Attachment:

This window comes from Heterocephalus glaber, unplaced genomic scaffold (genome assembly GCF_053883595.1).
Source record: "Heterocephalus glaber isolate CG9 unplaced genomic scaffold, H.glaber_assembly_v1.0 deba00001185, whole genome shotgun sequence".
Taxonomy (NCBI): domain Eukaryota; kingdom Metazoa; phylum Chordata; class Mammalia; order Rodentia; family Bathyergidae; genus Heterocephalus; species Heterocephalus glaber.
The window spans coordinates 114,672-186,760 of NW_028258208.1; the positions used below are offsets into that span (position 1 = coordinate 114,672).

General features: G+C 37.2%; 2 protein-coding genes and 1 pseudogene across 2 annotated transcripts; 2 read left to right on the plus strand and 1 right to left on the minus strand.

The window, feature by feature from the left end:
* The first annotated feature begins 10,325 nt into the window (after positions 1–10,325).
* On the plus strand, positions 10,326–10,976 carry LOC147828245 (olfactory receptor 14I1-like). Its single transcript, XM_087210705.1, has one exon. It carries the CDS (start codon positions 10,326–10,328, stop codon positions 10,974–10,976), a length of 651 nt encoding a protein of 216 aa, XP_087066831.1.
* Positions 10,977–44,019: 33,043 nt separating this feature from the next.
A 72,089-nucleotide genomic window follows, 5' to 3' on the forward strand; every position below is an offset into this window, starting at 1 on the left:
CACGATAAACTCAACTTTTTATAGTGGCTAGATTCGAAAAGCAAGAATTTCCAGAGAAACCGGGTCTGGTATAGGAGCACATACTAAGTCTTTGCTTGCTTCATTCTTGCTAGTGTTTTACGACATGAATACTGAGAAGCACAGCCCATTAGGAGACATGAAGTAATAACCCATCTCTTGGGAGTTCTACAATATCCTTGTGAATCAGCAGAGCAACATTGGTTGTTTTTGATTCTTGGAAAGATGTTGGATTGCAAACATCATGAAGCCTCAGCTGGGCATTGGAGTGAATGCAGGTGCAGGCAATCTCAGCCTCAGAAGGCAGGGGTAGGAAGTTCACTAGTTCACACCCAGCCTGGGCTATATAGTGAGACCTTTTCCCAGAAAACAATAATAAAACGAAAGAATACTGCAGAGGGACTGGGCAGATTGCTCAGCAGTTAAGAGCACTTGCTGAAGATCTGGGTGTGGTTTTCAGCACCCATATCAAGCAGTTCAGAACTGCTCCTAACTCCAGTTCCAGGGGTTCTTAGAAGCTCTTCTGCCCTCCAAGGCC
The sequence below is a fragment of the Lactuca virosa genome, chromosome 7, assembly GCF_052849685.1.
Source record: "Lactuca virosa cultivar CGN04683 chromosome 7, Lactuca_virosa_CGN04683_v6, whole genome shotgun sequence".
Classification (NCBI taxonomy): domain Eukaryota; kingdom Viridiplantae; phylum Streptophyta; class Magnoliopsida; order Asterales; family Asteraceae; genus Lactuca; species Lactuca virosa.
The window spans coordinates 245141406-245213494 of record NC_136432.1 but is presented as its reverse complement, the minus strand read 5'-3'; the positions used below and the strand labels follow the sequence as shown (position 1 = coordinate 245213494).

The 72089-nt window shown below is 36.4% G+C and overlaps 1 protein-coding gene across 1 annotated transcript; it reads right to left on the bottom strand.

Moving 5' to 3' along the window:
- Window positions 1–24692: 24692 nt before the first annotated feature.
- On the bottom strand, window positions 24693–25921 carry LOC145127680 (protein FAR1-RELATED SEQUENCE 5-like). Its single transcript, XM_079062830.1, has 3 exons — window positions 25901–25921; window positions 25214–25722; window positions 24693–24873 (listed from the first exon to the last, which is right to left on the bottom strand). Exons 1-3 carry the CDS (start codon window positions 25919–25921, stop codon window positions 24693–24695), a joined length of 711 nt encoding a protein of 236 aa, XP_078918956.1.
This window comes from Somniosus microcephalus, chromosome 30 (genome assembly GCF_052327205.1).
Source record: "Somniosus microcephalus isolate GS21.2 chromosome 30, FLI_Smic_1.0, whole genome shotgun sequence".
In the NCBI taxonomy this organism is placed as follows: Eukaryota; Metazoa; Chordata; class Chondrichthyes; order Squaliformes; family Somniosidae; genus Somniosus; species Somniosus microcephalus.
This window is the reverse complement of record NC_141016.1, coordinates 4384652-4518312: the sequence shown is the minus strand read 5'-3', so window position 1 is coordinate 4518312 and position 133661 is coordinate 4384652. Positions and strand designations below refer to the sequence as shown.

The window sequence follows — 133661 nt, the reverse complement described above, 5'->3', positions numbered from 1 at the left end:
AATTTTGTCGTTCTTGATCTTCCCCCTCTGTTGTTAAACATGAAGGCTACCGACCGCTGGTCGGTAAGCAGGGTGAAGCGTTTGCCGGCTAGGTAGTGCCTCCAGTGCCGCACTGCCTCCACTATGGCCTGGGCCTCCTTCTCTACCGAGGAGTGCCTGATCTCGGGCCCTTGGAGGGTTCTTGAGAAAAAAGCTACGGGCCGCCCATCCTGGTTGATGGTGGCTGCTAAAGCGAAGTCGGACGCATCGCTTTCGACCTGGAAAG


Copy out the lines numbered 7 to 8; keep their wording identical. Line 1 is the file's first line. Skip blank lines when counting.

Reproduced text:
* The first annotated feature begins 10,325 nt into the window (after positions 1–10,325).
* On the plus strand, positions 10,326–10,976 carry LOC147828245 (olfactory receptor 14I1-like). Its single transcript, XM_087210705.1, has one exon. It carries the CDS (start codon positions 10,326–10,328, stop codon positions 10,974–10,976), a length of 651 nt encoding a protein of 216 aa, XP_087066831.1.